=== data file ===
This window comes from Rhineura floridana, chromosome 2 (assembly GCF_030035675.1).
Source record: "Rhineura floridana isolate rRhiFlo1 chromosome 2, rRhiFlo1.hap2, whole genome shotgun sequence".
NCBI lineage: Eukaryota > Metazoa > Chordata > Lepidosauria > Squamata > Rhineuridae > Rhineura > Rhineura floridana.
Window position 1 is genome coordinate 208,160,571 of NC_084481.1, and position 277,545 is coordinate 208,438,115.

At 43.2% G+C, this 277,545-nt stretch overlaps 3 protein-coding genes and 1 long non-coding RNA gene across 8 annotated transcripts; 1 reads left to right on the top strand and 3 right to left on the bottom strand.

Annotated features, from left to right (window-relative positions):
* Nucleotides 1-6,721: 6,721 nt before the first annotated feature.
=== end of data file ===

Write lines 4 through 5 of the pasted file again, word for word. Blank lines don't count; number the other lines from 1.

Window position 1 is genome coordinate 208,160,571 of NC_084481.1, and position 277,545 is coordinate 208,438,115.

At 43.2% G+C, this 277,545-nt stretch overlaps 3 protein-coding genes and 1 long non-coding RNA gene across 8 annotated transcripts; 1 reads left to right on the top strand and 3 right to left on the bottom strand.